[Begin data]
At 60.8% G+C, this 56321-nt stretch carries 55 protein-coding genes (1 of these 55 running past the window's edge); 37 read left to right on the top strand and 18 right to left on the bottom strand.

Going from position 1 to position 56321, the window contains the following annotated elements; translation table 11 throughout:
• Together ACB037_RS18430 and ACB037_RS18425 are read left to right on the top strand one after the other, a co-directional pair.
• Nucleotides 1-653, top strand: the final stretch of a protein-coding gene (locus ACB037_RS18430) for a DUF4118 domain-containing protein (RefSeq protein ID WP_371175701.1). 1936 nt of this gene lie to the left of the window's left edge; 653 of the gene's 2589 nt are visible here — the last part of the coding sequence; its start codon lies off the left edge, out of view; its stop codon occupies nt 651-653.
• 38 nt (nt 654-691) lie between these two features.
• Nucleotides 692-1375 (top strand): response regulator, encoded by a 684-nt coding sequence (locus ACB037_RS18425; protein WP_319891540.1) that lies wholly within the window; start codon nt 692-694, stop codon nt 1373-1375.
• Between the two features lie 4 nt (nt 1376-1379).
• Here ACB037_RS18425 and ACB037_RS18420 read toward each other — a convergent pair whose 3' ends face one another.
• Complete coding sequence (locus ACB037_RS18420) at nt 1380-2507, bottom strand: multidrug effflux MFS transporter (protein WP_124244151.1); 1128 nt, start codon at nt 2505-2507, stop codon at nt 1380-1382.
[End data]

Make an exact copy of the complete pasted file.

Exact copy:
At 60.8% G+C, this 56321-nt stretch carries 55 protein-coding genes (1 of these 55 running past the window's edge); 37 read left to right on the top strand and 18 right to left on the bottom strand.

Going from position 1 to position 56321, the window contains the following annotated elements; translation table 11 throughout:
• Together ACB037_RS18430 and ACB037_RS18425 are read left to right on the top strand one after the other, a co-directional pair.
• Nucleotides 1-653, top strand: the final stretch of a protein-coding gene (locus ACB037_RS18430) for a DUF4118 domain-containing protein (RefSeq protein ID WP_371175701.1). 1936 nt of this gene lie to the left of the window's left edge; 653 of the gene's 2589 nt are visible here — the last part of the coding sequence; its start codon lies off the left edge, out of view; its stop codon occupies nt 651-653.
• 38 nt (nt 654-691) lie between these two features.
• Nucleotides 692-1375 (top strand): response regulator, encoded by a 684-nt coding sequence (locus ACB037_RS18425; protein WP_319891540.1) that lies wholly within the window; start codon nt 692-694, stop codon nt 1373-1375.
• Between the two features lie 4 nt (nt 1376-1379).
• Here ACB037_RS18425 and ACB037_RS18420 read toward each other — a convergent pair whose 3' ends face one another.
• Complete coding sequence (locus ACB037_RS18420) at nt 1380-2507, bottom strand: multidrug effflux MFS transporter (protein WP_124244151.1); 1128 nt, start codon at nt 2505-2507, stop codon at nt 1380-1382.